The FDA supports the Pfizer COVID-19 booster dose for children ages 12 to 15

The US Food and Drug Administration (FDA) has authorized the use of a third dose of the Pfizer-BioNTech COVID-19 vaccine for children 12 to 15 years of age, and has reduced the time for all booster shots from one to five months after the initial doses.

On Monday, the agency also allowed a third injection to be given to children aged 5 to 11 who are immunocompromised.

Regulatory decisions come as COVID-19 cases increase due to the Omicron variant, with health authorities warning that its high transmissibility could overwhelm many health systems.

“Based on the FDA’s assessment of currently available data, a booster dose of currently authorized vaccines may help provide better protection against both delta and omicron variants,” said Peter Marks, director of the FDA’s Center for Evaluation of Biology and Research.

“In particular, the Omicron variant appears to be slightly more resistant to the levels of antibodies produced in response to initial series doses than current vaccines,” he said.

Real-world data included in FDA review

Here in Canada, Health Canada does not approve a booster dose for young adults under the age of 18.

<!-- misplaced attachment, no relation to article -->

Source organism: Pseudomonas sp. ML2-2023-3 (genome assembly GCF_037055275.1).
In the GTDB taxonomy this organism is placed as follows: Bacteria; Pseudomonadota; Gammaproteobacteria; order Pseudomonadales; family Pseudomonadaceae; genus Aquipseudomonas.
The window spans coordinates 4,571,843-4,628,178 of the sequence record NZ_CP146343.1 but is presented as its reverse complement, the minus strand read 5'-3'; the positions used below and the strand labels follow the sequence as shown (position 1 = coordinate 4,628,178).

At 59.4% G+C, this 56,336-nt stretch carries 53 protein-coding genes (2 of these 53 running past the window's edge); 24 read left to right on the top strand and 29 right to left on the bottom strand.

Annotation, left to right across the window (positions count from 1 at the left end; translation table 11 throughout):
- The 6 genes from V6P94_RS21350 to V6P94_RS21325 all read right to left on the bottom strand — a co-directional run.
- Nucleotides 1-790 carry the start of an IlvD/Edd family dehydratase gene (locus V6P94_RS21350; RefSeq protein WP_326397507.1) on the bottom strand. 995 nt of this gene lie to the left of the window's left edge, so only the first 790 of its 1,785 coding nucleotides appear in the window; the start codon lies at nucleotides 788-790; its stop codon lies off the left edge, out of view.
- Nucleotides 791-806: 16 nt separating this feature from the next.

The US Food and Drug Administration said it reviewed real data from Israel, including safety data for more than 6,300 individuals aged 12 to 15 who received a booster dose of the Pfizer-BioNTech vaccine at least five months after completing the two base doses. Vaccination series.

The FDA said that no new cases of a rare type of carditis have been reported to date in these individuals.

Allowing the injection for five months instead of six months may provide better protection sooner against the Omicron variant, the agency said.

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Peer-reviewed data from multiple laboratories indicate that a booster dose of Pfizer-BioNTech COVID-19 significantly improves an individual’s antibody response to be able to counteract the Omicron variant, the health regulator said.

Two shots of the mRNA vaccine, on which Pfizer’s dose depends, is about 35% effective against infection from the Omicron variant, but a booster dose restores efficacy to 75%, according to the US Centers for Disease Control and Prevention, based on data from South Africa and the United Kingdom.

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